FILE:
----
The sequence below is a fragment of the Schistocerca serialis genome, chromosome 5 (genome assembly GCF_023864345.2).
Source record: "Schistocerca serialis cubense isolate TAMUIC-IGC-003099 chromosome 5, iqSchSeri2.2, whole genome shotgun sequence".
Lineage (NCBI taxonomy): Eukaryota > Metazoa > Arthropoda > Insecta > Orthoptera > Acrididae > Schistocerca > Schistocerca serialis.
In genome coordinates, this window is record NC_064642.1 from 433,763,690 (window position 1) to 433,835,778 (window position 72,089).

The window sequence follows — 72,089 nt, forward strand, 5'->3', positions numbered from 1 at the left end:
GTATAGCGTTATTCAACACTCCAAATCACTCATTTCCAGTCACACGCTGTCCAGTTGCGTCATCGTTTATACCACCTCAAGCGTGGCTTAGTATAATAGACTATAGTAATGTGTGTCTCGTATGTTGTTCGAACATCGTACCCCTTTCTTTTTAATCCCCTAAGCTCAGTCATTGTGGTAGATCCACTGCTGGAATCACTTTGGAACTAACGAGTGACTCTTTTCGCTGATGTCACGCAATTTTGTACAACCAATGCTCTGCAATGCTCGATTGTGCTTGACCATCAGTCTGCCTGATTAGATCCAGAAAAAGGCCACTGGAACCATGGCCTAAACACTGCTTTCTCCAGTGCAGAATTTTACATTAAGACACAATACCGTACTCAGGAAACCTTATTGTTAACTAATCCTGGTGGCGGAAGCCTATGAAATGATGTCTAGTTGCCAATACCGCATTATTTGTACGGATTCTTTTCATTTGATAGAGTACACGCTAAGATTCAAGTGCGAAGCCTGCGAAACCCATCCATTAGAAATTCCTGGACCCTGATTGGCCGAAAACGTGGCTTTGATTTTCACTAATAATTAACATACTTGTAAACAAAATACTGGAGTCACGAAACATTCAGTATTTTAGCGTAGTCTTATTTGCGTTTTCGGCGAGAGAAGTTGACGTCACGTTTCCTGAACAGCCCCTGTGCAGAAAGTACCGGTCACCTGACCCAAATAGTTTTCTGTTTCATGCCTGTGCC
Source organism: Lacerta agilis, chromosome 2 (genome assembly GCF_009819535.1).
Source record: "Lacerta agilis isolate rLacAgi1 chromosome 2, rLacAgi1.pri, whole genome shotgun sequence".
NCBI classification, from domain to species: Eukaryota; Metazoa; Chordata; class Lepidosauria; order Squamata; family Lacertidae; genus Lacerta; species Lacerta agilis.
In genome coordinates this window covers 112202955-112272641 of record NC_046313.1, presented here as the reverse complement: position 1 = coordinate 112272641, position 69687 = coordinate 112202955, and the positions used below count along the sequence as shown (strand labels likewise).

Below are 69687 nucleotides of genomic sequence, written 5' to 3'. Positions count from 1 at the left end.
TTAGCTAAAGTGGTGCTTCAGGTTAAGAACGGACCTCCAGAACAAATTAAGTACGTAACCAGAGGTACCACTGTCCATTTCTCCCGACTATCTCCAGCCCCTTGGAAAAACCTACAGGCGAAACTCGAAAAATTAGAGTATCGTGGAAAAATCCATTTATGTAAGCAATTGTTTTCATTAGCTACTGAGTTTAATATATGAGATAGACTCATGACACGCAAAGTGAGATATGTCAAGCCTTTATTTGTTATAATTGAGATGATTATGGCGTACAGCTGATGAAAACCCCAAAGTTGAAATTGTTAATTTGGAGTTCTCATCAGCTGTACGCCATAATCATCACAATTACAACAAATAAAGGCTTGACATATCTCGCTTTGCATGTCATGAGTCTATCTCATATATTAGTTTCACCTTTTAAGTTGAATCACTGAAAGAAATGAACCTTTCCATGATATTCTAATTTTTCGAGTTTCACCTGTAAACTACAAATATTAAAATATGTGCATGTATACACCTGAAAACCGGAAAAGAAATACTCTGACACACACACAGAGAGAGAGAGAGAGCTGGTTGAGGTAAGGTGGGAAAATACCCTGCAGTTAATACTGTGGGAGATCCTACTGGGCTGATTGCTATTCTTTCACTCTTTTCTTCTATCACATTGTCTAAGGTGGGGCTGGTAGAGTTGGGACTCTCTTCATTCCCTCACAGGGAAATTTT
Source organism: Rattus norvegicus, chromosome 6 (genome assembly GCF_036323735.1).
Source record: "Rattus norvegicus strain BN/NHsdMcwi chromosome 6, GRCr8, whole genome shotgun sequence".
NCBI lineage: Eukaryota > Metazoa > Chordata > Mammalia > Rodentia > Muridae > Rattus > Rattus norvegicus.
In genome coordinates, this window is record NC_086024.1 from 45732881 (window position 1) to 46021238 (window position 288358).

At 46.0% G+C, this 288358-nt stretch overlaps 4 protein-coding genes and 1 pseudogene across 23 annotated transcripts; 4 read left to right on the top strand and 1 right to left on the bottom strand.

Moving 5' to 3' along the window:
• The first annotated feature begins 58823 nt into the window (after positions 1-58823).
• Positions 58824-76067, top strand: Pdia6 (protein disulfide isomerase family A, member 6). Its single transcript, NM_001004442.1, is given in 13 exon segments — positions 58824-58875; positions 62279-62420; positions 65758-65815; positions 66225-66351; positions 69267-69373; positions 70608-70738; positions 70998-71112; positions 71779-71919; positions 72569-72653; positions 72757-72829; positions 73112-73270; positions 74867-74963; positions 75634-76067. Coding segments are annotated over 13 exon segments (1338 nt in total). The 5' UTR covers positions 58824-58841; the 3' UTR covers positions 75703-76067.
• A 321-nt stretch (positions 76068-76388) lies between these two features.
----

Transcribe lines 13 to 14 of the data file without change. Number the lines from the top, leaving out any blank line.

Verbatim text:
Source organism: Rattus norvegicus, chromosome 6 (genome assembly GCF_036323735.1).
Source record: "Rattus norvegicus strain BN/NHsdMcwi chromosome 6, GRCr8, whole genome shotgun sequence".